Volume 17, Number 51 | May 13 - 19, 2005

Southbridge Towers elects directors to the board

By Chris Oliver

An election for the board of directors at Southbridge Towers last week seems to put the issue of privatization at the Mitchell-Lama complex on the back burner, but it is still a hot topic among some residents.

Voters turned out in record numbers — 1,086 residents — on May 2-3 to vote in a new slate of five candidates to the 15-member board.

Last year, the hottest issue among residents was whether to explore the issue of going private and leaving the amenities of the Mitchell-Lama plan. That vote to study the issue was narrowly shot down by 514-to-463 residents.

Now, residents and board directors are still concerned with continuing to explore the privatization issue.

“If the shareholders express a decision to have a referendum, I would not be opposed to it,” said Victor Papa, a board member who was reelected with all five members of his slate to the board of directors. The winning slate (Therese Venezia, Elenor McCarton, Ed Shulman, Lisa Ying and Papa) has been more skeptical about privatization, but Papa said they may be willing to examine the issue in the future.

“Right now, there is nothing on the table to have a referendum,” Papa added. “Nobody is anxious to put it on the table. My position has always been the shareholders have a right to look at the issue without a predetermined forecast. They have a right to information.”

He said the major concerns before the board are capital improvements in the face of a mounting deficit.

“The roofs of each building need repairing, there is water seepage in the garage,” he said. “Some people are complaining about their windows. This will be addressed.”

One of the major issues to come before the board at its next meeting on June 7 is the mounting problem of subletting in the complex that has 1,651 shareholders – prohibited under the state’s Mitchell-Lama regulations.

“We’ve seen people who’ve been there for 30 years and all of a sudden there’s a kid coming out carrying books. We want to know who the hell our neighbors are,” Papa said

Some residents report as many as 20 to 40 percent of the tenants at Southbridge are illegal sub-letters in apartments that range from $500 to $1,000 a month.

Paul Viggiano, who’s been reelected president of the board, puts the subletting figure at 15 to 25 percent in the nine-building complex.

“We have been pursuing actively illegal sublets,” he said. “Last year we were able to get rid of something like 15-to-18 illegal sub-letters who are not there anymore. If we find they are illegally subletting we send the applications to the state and that’s it. We are pursuing them now with the same vigor.”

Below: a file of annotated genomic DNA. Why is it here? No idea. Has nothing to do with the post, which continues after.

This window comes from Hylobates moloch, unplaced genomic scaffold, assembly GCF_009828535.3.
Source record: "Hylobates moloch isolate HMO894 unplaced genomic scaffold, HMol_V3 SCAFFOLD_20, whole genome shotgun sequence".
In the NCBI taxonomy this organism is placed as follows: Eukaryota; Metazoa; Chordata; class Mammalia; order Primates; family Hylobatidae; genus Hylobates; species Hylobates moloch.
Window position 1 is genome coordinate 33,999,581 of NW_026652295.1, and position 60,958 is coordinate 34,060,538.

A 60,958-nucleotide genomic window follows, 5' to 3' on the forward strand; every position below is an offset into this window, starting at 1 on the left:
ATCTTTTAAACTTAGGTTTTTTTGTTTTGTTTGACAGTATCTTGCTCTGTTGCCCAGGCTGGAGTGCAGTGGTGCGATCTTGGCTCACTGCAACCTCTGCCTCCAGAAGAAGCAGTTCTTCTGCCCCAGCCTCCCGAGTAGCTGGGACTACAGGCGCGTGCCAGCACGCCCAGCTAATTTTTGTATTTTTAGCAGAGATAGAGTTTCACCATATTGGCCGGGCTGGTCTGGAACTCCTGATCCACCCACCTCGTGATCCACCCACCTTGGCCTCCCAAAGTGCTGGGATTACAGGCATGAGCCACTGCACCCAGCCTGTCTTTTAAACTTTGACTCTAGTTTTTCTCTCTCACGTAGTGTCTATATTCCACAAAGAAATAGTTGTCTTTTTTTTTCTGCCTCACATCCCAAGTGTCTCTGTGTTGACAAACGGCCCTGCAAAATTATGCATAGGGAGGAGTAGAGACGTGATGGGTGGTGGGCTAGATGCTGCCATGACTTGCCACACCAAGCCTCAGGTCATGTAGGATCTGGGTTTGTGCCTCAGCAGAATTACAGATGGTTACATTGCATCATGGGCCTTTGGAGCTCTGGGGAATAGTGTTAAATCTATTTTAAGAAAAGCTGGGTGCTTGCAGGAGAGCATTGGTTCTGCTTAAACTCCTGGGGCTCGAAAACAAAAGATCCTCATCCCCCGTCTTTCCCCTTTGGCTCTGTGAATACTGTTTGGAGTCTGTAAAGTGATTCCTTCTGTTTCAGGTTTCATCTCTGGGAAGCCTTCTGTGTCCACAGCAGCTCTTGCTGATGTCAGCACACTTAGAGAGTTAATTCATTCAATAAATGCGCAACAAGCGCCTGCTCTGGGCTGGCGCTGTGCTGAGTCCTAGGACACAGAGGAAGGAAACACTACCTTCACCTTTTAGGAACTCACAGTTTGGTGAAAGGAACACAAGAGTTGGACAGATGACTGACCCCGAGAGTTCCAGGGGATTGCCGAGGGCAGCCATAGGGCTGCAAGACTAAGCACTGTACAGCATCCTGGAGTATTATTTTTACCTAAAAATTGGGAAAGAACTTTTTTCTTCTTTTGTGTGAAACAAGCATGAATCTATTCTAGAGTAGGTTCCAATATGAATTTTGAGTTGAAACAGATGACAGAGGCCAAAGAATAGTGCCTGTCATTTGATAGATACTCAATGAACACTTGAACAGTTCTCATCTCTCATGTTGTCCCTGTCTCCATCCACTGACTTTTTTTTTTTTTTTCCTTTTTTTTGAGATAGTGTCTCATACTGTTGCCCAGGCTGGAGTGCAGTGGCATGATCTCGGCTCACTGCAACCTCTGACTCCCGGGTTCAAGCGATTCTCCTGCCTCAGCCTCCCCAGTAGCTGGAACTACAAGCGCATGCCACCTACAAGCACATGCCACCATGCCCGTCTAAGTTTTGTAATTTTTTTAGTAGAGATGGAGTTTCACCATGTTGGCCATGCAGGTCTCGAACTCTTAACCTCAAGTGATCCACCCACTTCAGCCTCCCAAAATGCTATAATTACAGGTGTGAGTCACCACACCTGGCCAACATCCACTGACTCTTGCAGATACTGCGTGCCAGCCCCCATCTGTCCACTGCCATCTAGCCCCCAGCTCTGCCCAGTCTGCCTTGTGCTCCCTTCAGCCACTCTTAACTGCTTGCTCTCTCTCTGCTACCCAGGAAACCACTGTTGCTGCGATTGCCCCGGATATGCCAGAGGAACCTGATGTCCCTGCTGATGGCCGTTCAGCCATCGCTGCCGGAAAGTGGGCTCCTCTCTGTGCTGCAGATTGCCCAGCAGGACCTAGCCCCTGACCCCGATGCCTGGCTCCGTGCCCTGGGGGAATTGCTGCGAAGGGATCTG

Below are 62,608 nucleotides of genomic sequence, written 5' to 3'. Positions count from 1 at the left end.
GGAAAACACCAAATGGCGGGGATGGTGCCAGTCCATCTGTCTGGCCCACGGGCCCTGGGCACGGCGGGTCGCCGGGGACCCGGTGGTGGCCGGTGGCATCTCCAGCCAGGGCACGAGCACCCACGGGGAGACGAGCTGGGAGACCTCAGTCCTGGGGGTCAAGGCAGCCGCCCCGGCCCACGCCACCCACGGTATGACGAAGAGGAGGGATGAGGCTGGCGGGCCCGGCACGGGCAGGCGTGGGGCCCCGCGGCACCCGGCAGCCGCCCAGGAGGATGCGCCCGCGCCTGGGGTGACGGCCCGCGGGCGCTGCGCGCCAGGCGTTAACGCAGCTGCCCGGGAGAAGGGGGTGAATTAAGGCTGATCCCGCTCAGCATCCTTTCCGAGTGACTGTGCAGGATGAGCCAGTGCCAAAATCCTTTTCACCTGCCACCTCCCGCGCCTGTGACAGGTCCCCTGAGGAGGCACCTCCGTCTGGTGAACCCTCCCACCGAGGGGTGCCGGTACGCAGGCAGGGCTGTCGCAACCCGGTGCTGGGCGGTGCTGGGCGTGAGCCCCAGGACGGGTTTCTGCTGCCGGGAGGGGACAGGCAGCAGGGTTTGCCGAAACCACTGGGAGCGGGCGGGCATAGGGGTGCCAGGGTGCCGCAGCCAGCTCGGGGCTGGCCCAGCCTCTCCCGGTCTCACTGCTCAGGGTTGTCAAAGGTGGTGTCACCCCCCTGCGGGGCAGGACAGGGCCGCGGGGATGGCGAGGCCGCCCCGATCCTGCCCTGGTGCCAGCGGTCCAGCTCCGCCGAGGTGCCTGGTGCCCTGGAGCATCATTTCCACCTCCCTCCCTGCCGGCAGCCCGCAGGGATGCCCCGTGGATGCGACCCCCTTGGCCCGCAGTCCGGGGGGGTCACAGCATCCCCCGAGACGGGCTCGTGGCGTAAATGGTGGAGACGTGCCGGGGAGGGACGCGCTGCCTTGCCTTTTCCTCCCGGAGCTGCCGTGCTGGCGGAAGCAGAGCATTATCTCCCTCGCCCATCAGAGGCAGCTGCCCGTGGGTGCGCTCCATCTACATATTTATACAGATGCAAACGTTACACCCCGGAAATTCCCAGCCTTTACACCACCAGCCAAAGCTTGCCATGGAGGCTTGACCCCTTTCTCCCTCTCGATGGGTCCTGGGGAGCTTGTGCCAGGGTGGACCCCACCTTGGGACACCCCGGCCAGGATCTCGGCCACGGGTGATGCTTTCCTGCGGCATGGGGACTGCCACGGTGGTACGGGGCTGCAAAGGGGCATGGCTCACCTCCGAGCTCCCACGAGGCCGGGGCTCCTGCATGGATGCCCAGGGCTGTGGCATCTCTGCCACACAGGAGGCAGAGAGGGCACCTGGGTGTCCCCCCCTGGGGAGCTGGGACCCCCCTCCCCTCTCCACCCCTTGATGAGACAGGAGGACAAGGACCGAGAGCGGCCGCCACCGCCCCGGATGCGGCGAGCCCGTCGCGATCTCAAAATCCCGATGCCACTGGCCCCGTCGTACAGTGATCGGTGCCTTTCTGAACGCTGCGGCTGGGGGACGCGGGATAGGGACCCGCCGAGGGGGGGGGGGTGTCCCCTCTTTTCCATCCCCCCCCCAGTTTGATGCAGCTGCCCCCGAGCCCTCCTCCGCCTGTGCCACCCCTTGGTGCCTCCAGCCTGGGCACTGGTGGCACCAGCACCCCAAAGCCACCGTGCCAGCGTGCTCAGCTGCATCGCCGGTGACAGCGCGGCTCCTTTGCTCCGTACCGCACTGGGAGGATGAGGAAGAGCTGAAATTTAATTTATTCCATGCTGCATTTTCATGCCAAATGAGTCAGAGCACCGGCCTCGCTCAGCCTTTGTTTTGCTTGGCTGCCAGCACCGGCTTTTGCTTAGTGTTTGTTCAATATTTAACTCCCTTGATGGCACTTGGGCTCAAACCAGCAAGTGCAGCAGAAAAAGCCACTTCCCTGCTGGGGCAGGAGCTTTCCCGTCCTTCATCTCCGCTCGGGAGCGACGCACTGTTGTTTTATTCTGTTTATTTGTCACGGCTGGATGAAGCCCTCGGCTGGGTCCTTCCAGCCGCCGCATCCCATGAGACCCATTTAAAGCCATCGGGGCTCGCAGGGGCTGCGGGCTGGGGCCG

He said window replacement and roof repairs should be well underway by this summer. He said the growing deficit was “small” and would not interfere with the capital improvements, which also includes new flooring in the public areas.

“We have different projects in mind. We’ll be meeting with the treasurer and the new building manager. We have the means,” he said.

One of the big concerns Viggiano intends to bring before the board is a current Lower Manhattan Development Corp. and city idea to take over the co-op’s Footlocker building on Fulton St. as part of the Fulton St. renewal project following the 9/11 attacks at the World Trade Center.

He said five members of the board will be appointed to meet with various L.M.D.C. and city planning officials to determine what the city intends.

“I want to know what benefit this will be for the shareholders,” Viggiano said. “We’ve heard they want to build a 42-story building, and then it was 27. I think that is all too much. It should be between three and five stories. It all depends on what income it will mean for the shareholders.”

He feels the same way about privatization as fellow board member Victor Papa.

“We want to figure out how to address this issue in a bipartisan way and allow the shareholders to see which way they want to go,” Viggiano said. “One of the issues at our next board meeting will be privatization.”

One proponent for privatization is shareholder Ellen McDonald, who lives in the 100 Beekman St. building.

“It was a crummy election for any of us who wants to privatize,” she said. “A new referendum will be wonderful. We’re going to try and do it again and run it by the folks. All the people talking about privatization have been deceived by the anti-privatization people.

“This past election was a step back for the people who are for privatization,” McDonald said.

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